Of course you can work out a payment with them IF YOU want to but you want to control that and not the tenant.

On paying cash when I was 17 I was running low on cash.I went to the gas station at night and put about 11 in gas in the car.

I had the money in coins quarters,dimes,nickels and pennies.It wasn't rolled.The gas station employee refused the money and I told him he had to take it. He said he did not and I had to call someone to bring cash or was going to call Police.

I told him I will call Police for him and save him the trouble.The Police told him over the phone that the money is legal tender and he has to accept it.

He wasn't happy but took the money......

I am not a lawyer, nor do I play one on TV- however, this post on the US Treasury site might help answer your question-

The way I understand it- if as a landlord, you are considered a creditor, you MUST accept cash. (How the tenet gets that cash to you is their problem :).

If your rent is not considered a debt, you could get away with it- but since you likely have a 1 year lease and the tenets owe that money to you according to the terms of the lease- you would probably be considered a creditor, and as such, required to accept cash to discharge the debt.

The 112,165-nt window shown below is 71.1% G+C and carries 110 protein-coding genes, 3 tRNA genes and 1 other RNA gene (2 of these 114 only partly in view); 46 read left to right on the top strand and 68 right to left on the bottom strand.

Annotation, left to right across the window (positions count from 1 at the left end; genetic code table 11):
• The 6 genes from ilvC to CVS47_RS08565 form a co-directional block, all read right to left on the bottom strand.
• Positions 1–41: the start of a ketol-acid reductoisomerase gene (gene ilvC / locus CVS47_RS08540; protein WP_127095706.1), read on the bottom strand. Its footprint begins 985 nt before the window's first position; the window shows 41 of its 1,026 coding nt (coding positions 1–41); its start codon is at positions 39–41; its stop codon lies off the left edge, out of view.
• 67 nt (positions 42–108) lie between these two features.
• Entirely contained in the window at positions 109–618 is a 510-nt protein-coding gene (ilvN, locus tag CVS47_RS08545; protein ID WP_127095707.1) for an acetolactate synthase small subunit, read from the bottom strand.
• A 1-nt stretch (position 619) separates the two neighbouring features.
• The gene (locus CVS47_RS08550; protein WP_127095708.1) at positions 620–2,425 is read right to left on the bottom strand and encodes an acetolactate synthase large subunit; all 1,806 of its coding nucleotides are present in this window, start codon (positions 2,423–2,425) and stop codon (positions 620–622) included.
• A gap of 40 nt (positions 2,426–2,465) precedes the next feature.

If I go to the grocery store and get a cart of groceries, and then I check out, the store can refuse to accept cash- because I have not yet entered into a contract with them and therefore do not yet owe them anything.

A credit card company also must accept cash, because I have a contract to pay them a debt - but delivering it to them safely might be a bit challenging for most of their customers. There is no law requiring you as a landlord (At least not that I know of) to collect rent in person.

This reminds me of the episode of the British version of The Office when they are talking about how postage stamps are legal tender.

Almost all my tenants that don't live on my property pay through a bank transfer. For some banks, customers may transfer money to another customer's account. It has worked out that, for the 3 different banks I have, that has covered everyone. It is free. The tenants are just logging onto a bank account they already log on to.

I used to use paypal, but they started charging for business transactions.

I feel payment by mail mail creates too many excuses. With electronic, either they made the payment or they didn't.

I'd be interested in a rent collection service if the price were reasonable, but for now I've got everyone covered.